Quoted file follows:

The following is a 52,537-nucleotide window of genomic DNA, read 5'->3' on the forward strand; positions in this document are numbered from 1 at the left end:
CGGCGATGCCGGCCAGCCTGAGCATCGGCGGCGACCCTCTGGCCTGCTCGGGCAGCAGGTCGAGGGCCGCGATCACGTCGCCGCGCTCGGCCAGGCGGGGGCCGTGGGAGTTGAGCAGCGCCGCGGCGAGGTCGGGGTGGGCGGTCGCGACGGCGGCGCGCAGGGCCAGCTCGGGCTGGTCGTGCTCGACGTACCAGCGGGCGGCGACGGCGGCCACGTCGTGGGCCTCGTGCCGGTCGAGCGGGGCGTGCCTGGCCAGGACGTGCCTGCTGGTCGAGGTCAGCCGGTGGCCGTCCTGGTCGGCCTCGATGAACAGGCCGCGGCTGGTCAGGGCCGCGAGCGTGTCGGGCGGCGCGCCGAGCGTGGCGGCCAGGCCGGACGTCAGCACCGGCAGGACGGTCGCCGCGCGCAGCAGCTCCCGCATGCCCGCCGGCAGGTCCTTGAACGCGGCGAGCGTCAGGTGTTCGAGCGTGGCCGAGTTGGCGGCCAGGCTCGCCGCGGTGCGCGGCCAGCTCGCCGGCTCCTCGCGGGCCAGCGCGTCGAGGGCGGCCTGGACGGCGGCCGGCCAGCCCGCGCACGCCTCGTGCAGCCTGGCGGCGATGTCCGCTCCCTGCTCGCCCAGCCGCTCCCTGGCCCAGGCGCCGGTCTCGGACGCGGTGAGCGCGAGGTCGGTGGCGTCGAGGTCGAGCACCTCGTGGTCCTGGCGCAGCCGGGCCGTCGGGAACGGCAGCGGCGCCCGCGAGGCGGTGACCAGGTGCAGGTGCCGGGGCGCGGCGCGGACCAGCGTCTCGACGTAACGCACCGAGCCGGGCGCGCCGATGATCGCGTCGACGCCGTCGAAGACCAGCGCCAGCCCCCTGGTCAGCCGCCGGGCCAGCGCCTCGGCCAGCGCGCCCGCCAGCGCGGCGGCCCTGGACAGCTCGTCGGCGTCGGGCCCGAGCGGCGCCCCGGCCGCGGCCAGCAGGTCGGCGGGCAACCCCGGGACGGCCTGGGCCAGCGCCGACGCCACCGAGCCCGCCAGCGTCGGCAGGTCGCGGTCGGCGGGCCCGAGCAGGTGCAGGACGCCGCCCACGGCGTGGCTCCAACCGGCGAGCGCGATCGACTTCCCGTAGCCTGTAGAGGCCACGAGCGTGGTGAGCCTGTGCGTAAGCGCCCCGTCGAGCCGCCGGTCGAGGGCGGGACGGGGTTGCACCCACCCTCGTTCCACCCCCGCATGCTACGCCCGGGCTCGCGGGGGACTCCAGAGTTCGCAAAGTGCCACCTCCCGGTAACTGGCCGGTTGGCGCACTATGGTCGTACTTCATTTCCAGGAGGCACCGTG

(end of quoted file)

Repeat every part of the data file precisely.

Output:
The following is a 52,537-nucleotide window of genomic DNA, read 5'->3' on the forward strand; positions in this document are numbered from 1 at the left end:
CGGCGATGCCGGCCAGCCTGAGCATCGGCGGCGACCCTCTGGCCTGCTCGGGCAGCAGGTCGAGGGCCGCGATCACGTCGCCGCGCTCGGCCAGGCGGGGGCCGTGGGAGTTGAGCAGCGCCGCGGCGAGGTCGGGGTGGGCGGTCGCGACGGCGGCGCGCAGGGCCAGCTCGGGCTGGTCGTGCTCGACGTACCAGCGGGCGGCGACGGCGGCCACGTCGTGGGCCTCGTGCCGGTCGAGCGGGGCGTGCCTGGCCAGGACGTGCCTGCTGGTCGAGGTCAGCCGGTGGCCGTCCTGGTCGGCCTCGATGAACAGGCCGCGGCTGGTCAGGGCCGCGAGCGTGTCGGGCGGCGCGCCGAGCGTGGCGGCCAGGCCGGACGTCAGCACCGGCAGGACGGTCGCCGCGCGCAGCAGCTCCCGCATGCCCGCCGGCAGGTCCTTGAACGCGGCGAGCGTCAGGTGTTCGAGCGTGGCCGAGTTGGCGGCCAGGCTCGCCGCGGTGCGCGGCCAGCTCGCCGGCTCCTCGCGGGCCAGCGCGTCGAGGGCGGCCTGGACGGCGGCCGGCCAGCCCGCGCACGCCTCGTGCAGCCTGGCGGCGATGTCCGCTCCCTGCTCGCCCAGCCGCTCCCTGGCCCAGGCGCCGGTCTCGGACGCGGTGAGCGCGAGGTCGGTGGCGTCGAGGTCGAGCACCTCGTGGTCCTGGCGCAGCCGGGCCGTCGGGAACGGCAGCGGCGCCCGCGAGGCGGTGACCAGGTGCAGGTGCCGGGGCGCGGCGCGGACCAGCGTCTCGACGTAACGCACCGAGCCGGGCGCGCCGATGATCGCGTCGACGCCGTCGAAGACCAGCGCCAGCCCCCTGGTCAGCCGCCGGGCCAGCGCCTCGGCCAGCGCGCCCGCCAGCGCGGCGGCCCTGGACAGCTCGTCGGCGTCGGGCCCGAGCGGCGCCCCGGCCGCGGCCAGCAGGTCGGCGGGCAACCCCGGGACGGCCTGGGCCAGCGCCGACGCCACCGAGCCCGCCAGCGTCGGCAGGTCGCGGTCGGCGGGCCCGAGCAGGTGCAGGACGCCGCCCACGGCGTGGCTCCAACCGGCGAGCGCGATCGACTTCCCGTAGCCTGTAGAGGCCACGAGCGTGGTGAGCCTGTGCGTAAGCGCCCCGTCGAGCCGCCGGTCGAGGGCGGGACGGGGTTGCACCCACCCTCGTTCCACCCCCGCATGCTACGCCCGGGCTCGCGGGGGACTCCAGAGTTCGCAAAGTGCCACCTCCCGGTAACTGGCCGGTTGGCGCACTATGGTCGTACTTCATTTCCAGGAGGCACCGTG